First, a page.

This is the announcement from the RBNZ:
The Reserve Bank – Te Pūtea Matua is further delaying the start of increases in bank capital until 2022 to allow banks continued headroom to respond to the effects of the COVID-19 pandemic and to support the economic recovery.
This delay supports other actions the Reserve Bank has taken to cushion the initial economic blow of COVID-19 by promoting cash flow and confidence in the financial system.
“The Reserve Bank’s actions throughout this period have promoted monetary and financial stability and provided broad support to the Government, financial institutions and New Zealanders,” Reserve Bank Deputy Governor and General Manager Financial Stability Geoff Bascand says.
“COVID-19 has emphasised the importance of buffers in the financial system. The more capital a bank holds, the better it can weather economic storms and meet customer needs during tough times.
“Delaying the implementation of parts of the Capital Review decisions by a further 12 months strikes the right balance between providing more headroom for banks to support lending now by drawing on their capital buffers, while also ensuring that capital levels lift in the longer term to support financial stability.”
The Reserve Bank remains committed to increasing capital requirements in the medium-term to underpin financial stability, Mr Bascand says.
The changes mean the increase in the Prudential Capital Buffer will not begin until July 2022. The Reserve Bank will reconfirm this timing near the end of 2021, and will consider making further amendments to the timing if the conditions warrant it. Other aspects of the capital reforms will proceed from 1 July 2021, including the new rules around capital instruments. More detail on this will be released on November 17.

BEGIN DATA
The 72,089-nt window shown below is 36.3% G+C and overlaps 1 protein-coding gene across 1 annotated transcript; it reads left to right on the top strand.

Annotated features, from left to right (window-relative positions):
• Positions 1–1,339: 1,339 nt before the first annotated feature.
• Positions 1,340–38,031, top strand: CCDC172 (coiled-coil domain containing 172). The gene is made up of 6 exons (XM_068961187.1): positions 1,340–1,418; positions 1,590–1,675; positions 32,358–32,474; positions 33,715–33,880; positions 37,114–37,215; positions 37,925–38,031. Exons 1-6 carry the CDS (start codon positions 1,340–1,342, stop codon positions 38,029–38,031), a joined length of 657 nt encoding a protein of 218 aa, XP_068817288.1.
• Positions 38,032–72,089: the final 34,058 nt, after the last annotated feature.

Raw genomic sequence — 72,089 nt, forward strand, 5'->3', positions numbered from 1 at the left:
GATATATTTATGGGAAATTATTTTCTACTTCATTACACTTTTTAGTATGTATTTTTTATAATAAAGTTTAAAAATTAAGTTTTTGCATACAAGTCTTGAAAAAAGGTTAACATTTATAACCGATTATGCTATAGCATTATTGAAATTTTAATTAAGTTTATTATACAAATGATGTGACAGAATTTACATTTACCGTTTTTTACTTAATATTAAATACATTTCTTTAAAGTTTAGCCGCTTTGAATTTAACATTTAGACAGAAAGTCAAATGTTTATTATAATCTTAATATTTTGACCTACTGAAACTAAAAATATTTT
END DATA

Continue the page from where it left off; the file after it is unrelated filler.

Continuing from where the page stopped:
Reserve Bank will consult on loan-to-value ratio (LVR) restrictions
Meanwhile, in December, the Reserve Bank will consult about re-instating loan-to-value ratio (LVR) restrictions on high-risk lending with effect from 1 March 2021.
LVR restrictions are used to reduce the risks to financial stability from higher-risk lending. The restrictions were removed in May to best ensure credit could flow, and that they did not have an undue impact on the mortgage deferral scheme implemented in response to the COVID-19 pandemic.
“Circumstances in the lending market have since improved and we are now observing rapid growth in higher-risk investor lending. We will consult about re-instating the restrictions we had in place pre-COVID, which limited the amount of high-risk lending that banks could make,” Mr Bascand says.
Bank Dividend restrictions will remain in place
The Reserve Bank is also announcing that the restrictions on dividends and redeeming non-Common Equity Tier 1 (CET1) capital instruments put in place in April 2020 will be retained until 31 March 2021, or later if required. This will continue to support the stability of the financial system.
Reserve Bank updated expectations on insurer dividends
The Reserve Bank has also written to insurers to advise it has updated expectations on dividends. The Reserve Bank expects that insurers will only make dividend payments if it is prudent for that insurer to do so, having regard to their own stress testing and the elevated risks in the current environment.